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Hiring Job Interviews

We have changed a core aspect of our hiring process. In the past, we looked for people who had all of the training and expertise needed for the job, and we did not put much emphasis on issues like personality, friendliness, or cooperation. Now we are putting more emphasis on those latter factors, and less on the former. How does this sound?

It sounds like you are going to build a productive, cooperative, and stable workforce. Growing numbers of companies in many sectors are now placing major emphasis upon such factors as a job candidate's social skills, communication skills, emotional maturity, and energy, while placing less emphasis on his or her expertise or experience.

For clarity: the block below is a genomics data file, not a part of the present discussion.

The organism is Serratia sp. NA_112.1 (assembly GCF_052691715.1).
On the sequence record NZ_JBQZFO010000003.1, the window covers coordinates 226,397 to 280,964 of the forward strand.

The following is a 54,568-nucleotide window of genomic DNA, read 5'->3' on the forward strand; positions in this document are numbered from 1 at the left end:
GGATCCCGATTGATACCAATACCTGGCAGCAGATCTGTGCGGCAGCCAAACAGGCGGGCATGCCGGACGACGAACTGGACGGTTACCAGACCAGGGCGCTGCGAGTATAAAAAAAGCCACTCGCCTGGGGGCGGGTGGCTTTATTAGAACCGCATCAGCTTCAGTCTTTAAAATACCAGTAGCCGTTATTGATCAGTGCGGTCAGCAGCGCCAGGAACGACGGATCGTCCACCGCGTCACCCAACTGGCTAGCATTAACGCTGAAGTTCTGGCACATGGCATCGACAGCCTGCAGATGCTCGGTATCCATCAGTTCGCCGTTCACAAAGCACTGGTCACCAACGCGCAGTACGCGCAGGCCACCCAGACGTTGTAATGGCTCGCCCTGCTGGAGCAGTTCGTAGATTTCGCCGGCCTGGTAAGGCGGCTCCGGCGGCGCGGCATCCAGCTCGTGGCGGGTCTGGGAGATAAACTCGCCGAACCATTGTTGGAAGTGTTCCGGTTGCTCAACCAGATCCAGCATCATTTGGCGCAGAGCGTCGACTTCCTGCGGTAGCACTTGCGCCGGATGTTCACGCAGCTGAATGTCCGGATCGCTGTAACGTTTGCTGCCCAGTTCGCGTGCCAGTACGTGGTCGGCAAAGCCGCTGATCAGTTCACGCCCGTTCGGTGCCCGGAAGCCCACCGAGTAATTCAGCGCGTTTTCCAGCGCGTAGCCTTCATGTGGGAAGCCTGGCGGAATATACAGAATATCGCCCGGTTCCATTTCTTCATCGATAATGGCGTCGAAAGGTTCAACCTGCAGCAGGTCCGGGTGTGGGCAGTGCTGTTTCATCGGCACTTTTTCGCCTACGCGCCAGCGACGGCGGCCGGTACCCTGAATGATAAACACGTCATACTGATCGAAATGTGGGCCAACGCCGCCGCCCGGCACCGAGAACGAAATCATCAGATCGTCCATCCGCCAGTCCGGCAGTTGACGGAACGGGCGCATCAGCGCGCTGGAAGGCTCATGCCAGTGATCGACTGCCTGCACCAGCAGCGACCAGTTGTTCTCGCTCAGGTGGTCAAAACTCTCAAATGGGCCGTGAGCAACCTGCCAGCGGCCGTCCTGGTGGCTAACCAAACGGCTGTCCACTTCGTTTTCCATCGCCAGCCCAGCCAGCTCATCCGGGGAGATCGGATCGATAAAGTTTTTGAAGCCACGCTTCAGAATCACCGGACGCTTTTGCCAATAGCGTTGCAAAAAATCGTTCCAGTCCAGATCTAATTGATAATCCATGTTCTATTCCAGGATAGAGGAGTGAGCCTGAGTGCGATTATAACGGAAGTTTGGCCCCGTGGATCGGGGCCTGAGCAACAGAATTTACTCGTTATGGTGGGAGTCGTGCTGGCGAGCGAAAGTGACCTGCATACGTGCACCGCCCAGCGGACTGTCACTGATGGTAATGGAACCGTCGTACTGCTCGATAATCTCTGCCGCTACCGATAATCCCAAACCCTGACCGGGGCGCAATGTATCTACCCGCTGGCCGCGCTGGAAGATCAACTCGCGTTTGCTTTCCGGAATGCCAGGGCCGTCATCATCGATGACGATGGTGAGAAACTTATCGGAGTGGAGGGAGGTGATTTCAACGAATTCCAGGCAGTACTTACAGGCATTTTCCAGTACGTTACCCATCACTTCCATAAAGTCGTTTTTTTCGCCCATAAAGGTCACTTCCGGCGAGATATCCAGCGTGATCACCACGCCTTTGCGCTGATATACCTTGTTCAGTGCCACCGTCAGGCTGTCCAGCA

The underlying philosophy is that the technology needed for many positions can be taught, while it is far more difficult to teach someone how to be friendly, communicative, persistent, reliable, or caring. Related to this, companies have been finding that employees are more likely to fail as a result of an inability to get along with others, as opposed to an inability to do the work itself.

Screening for these kinds of factors in the hiring process can be more difficult. Obviously, it is essential to take a thorough work history, use competency questions, and take job references. Some companies also use consulting firms to help in this area. In doing so, it is essential that their techniques be job-related and validated for your firm.

Over the longer term, it makes sense to analyze your new approach to see if it is really working, and if the people hired under it are really working.

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